Not all depictions of Black queerness are exploitative. Some critics have stated that Sex Education is at least close to sufficient in representing the rhetorics of race and queer representation on screen. Dahaba Ali Hussen writes “Sex Education’s approach to inclusivity does a subtle job amongst the widely celebrated, staunchly black-led films in the spotlight such as Black Panther. But the type of normalisation done by Sex Education, to me, feels quite natural – and most importantly, incredibly relatable in terms of the issues it tackles such as friendships, relationships and coming of age” (Hussen). Hussen’s acknowledgment of the relatability of the rhetorics presented is particularly important in understanding the saliency of the show and its ability to influence wider social discourse on the intersections of race and gender non-conformity. Sex Education is marketed to a younger adult audience that has experienced expansive progress in social acceptance of queer identities in a comparatively short timeframe compared to their older generational counterparts. In Sex Education, interracial relationships are normalized and forego many of the historically fetishizing representations of interracial love in media. Culturally speaking, this show follows the marriage of Prince Harry and Meghan Markle in Britain—the recent interracial relationship and marriage in British royal history. If nothing else, Sex Education works to continue expressing evolving rhetorics on culture in British society.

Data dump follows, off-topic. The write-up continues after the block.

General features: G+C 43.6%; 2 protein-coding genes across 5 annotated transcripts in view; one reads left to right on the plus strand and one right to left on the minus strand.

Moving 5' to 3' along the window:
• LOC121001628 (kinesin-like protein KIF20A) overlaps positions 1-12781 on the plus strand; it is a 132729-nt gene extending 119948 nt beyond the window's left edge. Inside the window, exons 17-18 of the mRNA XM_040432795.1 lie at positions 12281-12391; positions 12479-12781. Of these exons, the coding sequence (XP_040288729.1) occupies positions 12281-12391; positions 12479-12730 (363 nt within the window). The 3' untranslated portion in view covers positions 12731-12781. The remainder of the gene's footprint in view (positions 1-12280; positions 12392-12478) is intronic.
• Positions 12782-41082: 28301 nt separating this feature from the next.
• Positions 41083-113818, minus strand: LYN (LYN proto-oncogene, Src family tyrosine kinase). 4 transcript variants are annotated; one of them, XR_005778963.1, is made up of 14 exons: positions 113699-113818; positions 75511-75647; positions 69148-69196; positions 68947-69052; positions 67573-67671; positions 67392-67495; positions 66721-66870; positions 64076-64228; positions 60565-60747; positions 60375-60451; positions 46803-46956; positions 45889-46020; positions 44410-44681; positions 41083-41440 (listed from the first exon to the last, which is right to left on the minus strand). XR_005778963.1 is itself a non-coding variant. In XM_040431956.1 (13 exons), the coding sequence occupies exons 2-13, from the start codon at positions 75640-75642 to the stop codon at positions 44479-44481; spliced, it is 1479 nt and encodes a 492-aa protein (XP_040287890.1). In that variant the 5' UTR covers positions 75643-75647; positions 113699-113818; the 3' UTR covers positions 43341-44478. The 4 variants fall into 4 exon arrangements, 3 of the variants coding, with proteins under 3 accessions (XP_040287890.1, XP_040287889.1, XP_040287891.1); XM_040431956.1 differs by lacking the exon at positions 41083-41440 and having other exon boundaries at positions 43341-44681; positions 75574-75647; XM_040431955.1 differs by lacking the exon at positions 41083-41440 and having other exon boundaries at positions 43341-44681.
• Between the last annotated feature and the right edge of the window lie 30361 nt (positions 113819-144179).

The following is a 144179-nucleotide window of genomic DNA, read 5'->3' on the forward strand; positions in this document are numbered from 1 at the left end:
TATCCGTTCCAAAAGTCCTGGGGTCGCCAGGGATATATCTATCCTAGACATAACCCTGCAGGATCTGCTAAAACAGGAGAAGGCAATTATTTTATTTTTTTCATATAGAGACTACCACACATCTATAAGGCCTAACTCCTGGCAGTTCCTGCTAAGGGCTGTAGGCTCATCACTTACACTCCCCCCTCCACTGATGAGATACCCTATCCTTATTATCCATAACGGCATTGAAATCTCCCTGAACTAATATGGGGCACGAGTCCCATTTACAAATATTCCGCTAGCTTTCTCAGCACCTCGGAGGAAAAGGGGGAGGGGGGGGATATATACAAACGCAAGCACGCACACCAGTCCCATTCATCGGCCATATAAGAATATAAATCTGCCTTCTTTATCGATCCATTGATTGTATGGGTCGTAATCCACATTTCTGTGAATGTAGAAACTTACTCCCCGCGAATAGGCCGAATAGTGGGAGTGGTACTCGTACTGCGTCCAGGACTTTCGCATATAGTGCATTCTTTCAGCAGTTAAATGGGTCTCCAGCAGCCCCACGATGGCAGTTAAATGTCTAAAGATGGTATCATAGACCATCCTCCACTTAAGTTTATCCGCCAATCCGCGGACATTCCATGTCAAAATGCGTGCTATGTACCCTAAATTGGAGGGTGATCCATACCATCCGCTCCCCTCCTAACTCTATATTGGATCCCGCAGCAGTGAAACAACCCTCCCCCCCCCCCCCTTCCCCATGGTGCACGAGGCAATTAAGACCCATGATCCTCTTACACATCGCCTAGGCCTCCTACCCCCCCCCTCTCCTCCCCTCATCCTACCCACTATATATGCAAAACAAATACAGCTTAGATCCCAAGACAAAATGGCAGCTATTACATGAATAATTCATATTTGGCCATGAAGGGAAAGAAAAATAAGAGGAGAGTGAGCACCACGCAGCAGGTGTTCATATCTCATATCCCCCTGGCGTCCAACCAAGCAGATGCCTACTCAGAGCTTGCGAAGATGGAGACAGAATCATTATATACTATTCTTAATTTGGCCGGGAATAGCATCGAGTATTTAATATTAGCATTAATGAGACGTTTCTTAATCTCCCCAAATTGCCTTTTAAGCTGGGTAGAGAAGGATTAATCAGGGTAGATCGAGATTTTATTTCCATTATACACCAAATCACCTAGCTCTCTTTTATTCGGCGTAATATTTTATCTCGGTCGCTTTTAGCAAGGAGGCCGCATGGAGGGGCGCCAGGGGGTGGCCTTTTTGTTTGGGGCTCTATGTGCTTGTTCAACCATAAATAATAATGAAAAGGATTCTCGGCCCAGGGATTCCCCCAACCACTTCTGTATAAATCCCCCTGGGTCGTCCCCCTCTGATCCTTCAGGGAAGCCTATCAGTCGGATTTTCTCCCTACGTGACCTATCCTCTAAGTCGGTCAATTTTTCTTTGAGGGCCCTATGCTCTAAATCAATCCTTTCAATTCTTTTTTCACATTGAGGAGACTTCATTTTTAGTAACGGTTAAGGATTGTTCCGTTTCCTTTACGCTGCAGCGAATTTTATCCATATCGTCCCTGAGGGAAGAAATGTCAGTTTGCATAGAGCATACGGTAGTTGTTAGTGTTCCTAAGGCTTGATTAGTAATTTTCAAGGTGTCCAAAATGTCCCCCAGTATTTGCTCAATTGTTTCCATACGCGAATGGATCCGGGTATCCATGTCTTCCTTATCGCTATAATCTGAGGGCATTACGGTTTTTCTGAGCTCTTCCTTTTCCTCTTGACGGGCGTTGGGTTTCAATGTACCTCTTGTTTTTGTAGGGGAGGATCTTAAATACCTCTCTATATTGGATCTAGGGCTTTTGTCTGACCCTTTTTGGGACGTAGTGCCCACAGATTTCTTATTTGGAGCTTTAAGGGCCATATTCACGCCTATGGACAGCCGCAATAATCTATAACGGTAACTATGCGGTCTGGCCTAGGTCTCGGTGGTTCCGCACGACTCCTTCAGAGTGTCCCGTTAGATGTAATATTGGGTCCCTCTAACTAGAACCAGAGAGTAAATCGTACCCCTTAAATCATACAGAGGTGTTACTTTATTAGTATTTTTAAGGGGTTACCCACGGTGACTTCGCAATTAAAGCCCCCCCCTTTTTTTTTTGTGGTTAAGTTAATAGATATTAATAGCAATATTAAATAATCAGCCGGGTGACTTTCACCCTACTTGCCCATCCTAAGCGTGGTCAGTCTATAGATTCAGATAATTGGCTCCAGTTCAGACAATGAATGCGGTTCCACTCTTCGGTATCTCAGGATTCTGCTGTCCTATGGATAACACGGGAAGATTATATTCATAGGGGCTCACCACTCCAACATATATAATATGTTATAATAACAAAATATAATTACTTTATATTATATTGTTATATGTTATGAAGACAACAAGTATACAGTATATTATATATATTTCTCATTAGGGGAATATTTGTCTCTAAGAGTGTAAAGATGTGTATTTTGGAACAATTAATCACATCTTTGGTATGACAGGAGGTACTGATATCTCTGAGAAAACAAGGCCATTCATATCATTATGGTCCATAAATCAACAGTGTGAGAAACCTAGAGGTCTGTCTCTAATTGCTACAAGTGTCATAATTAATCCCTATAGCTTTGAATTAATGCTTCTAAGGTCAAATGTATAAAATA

Arguably, the most fulfilling moment of Sex Education’s engagement of Eric is when he gets to experience joy not at the hands of a dominant white protagonist, but from a Black queer individual that animates him upon sight. James Poniewozik writes for the New York Times that “Eric, exuberant but naïve, isn’t just discovering his sexuality but learning what he likes and how to present himself in the world. There’s a great small moment where Eric, who is black, admires the ‘fierce’ nail polish on an older black man who cheerfully advises him, ‘Stick to the jewel tones’” (Poniewozik). Eric is finally afforded the representation that many characters around him experience as an omnipresent reality.